Read the Govt’s Report Blasting Drilling Regulators on Ethics, Drugs and Porn
When news of the Gulf oil spill first broke, we wondered if previously reported problems at the Minerals Management Service, the agency that regulates offshore drilling, extended to the Gulf.
The Department of the Interior's Office of the Inspector General released a report this morning indicating as much. At one Gulf Coast office of MMS, agency officials attended sporting events on the dime of oil companies, stored porn on company computers, used cocaine and crystal meth, and falsified inspection reports. (The above links go directly to the relevant pages in the report, thanks to our ever-handy document viewer.)
The ethical violations described in the IG report occurred between 2000 and 2008, around the same time as another sex, drugs and royalty scandal at the agency.
Interior Secretary Ken Salazar said in a statement that he found the behavior "reprehensible" and the report "deeply disturbing." Salazar took over as head of the Interior Department--of which MMS is a part--in January 2009. He added that some of the employees cited have since "resigned, been terminated or referred for prosecution."
Read choice excerpts from the report ...
On receiving gifts:
An MMS clerical employee informed investigators that one inspector at the MMS Lake Charles Office had told her "everyone has gotten some sort of gift before at some point" from an oil and gas company representative.
On special treatment for "good friends" in the oil industry, from a 2006 e-mail exchange between an MMS inspector and an employee of ConocoPhillips:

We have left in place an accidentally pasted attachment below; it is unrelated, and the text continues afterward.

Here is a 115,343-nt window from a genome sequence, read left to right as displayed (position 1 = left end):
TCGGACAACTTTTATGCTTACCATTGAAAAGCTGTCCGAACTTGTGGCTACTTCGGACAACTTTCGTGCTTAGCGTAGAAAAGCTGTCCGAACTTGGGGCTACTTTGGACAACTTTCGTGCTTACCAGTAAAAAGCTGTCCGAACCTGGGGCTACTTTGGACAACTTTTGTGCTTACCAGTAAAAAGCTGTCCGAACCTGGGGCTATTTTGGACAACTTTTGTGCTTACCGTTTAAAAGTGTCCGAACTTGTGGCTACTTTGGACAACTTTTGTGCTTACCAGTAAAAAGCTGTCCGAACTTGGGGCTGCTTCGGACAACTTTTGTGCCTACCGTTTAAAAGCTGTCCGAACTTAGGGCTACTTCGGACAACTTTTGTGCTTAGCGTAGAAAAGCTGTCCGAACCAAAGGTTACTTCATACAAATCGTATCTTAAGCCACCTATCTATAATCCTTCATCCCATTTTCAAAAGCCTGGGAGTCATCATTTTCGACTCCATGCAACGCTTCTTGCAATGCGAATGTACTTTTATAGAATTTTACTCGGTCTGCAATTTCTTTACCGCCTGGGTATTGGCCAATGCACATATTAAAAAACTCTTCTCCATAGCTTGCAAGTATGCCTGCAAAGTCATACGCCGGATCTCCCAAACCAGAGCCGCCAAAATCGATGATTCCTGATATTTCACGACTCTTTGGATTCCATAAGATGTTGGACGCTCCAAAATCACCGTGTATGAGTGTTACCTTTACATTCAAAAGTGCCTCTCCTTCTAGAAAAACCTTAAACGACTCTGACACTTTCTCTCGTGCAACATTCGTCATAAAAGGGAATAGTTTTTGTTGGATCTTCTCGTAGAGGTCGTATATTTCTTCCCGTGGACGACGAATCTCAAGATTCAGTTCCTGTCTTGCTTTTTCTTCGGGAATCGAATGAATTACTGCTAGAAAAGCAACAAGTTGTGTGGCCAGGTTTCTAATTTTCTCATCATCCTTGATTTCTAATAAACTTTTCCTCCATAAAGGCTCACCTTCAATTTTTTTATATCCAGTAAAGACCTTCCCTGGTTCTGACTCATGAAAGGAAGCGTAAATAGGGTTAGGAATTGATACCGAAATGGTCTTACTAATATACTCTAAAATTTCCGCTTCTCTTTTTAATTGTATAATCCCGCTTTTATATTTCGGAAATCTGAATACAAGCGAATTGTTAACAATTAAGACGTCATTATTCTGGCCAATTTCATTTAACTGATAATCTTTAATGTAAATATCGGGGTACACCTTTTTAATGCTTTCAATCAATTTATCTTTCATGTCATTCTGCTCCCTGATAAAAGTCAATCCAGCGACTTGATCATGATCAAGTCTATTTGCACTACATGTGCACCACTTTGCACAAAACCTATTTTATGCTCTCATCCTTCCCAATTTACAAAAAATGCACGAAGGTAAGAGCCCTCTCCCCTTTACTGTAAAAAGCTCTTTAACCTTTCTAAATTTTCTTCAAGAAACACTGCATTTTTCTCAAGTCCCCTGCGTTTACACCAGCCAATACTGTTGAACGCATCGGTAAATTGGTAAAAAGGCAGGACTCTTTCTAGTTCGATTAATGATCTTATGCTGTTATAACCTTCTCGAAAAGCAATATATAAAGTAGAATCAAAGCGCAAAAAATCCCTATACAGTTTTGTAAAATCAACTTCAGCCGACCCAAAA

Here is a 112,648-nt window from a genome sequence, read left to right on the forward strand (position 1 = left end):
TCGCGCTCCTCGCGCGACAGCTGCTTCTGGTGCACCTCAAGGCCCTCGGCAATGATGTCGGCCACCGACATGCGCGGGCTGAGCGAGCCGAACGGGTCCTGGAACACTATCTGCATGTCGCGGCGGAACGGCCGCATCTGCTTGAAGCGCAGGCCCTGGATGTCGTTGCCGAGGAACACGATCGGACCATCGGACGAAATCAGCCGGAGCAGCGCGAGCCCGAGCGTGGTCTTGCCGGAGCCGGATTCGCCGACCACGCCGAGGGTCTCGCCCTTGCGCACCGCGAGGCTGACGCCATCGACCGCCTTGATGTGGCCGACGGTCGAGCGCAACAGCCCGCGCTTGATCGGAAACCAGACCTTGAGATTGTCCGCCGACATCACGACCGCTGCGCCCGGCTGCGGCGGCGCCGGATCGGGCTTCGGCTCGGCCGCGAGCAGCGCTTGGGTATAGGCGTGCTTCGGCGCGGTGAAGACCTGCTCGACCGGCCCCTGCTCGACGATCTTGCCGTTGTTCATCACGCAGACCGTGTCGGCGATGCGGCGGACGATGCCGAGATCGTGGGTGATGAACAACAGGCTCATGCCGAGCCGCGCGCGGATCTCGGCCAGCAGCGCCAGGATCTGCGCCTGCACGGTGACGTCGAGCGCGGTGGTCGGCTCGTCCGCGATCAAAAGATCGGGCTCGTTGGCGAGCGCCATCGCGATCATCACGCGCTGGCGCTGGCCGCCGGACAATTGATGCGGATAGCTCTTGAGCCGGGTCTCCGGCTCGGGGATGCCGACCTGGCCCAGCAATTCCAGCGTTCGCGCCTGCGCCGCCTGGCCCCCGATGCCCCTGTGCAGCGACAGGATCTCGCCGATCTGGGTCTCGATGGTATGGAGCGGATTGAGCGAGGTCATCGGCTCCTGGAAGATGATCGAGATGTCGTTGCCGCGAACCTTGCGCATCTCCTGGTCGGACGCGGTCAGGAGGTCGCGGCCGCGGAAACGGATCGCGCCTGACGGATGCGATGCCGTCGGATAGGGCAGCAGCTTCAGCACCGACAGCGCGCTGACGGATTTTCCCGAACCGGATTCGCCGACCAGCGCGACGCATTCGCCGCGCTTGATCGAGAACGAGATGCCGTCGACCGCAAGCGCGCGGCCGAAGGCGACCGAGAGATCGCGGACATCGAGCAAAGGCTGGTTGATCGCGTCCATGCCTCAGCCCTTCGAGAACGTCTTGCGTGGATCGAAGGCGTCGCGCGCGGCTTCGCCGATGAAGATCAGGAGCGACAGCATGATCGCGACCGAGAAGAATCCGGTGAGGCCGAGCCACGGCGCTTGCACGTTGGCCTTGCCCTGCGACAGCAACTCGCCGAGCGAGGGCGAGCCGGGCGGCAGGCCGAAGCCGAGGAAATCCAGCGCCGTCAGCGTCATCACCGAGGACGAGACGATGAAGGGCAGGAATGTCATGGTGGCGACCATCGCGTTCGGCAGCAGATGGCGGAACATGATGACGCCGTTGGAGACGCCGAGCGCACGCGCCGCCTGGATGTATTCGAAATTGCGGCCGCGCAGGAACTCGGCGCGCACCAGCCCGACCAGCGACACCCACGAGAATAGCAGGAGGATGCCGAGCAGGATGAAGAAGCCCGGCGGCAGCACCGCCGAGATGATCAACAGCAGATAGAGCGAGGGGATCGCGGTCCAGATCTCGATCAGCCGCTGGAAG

The e-mail chain began with the inspector sending the Conoco Phillips employee an e-mail with the subject line, "Civil Penalty Case recaps - 1st quarter 2006." He stated, "These are the fines that we assessed to different companies for breaking the rules." The Conoco Phillips employee responded, "[E]ver get bribed for some of that?" He replied, "They try all the time." The Conoco Phillips employee responded back, "[E]ver take em?" the inspector said, "I accept ‘gifts' from certain people. But we have VERY strict ethic standards as you could imagine." The Conoco Phillips employee replied, "[C]ertain people, meaning women?" the inspector said, "No. meaning good friends that I wouldn't write up anyway."
During his interview, the MMS inspector initially denied using crystal methamphetamine, but he later admitted to it. He claimed that the last time he used crystal methamphetamine was the weekend of the 2009 Super Bowl, in February. He explained that he had never possessed or used crystal methamphetamine while at work but admitted that he might have been under the influence of the drug at work after using it the day before.
We found numerous instances of pornography and other inappropriate material on the e-mail accounts of 13 employees, six of whom have resigned. We specifically discovered 314 instances where the seven remaining employees received or forwarded pornographic images and links to Internet websites containing pornographic videos to other federal employees and individuals outside of the office using their government e-mail accounts.
On falsified inspection reports:
Another confidential source told investigators that some MMS inspectors had allowed oil and gas production company personnel located on the platform to fill out inspection forms. The forms would then be completed or signed by the inspector and turned in for review. According to the source, operating company personnel completed the inspection forms using pencils, and MMS inspectors would write on top of the pencil in ink and turn in the completed form.
Salazar said he has asked for the inquiry to be expanded to see if unethical behaviors continued after he put new ethics rules into effect. Read the report for yourself.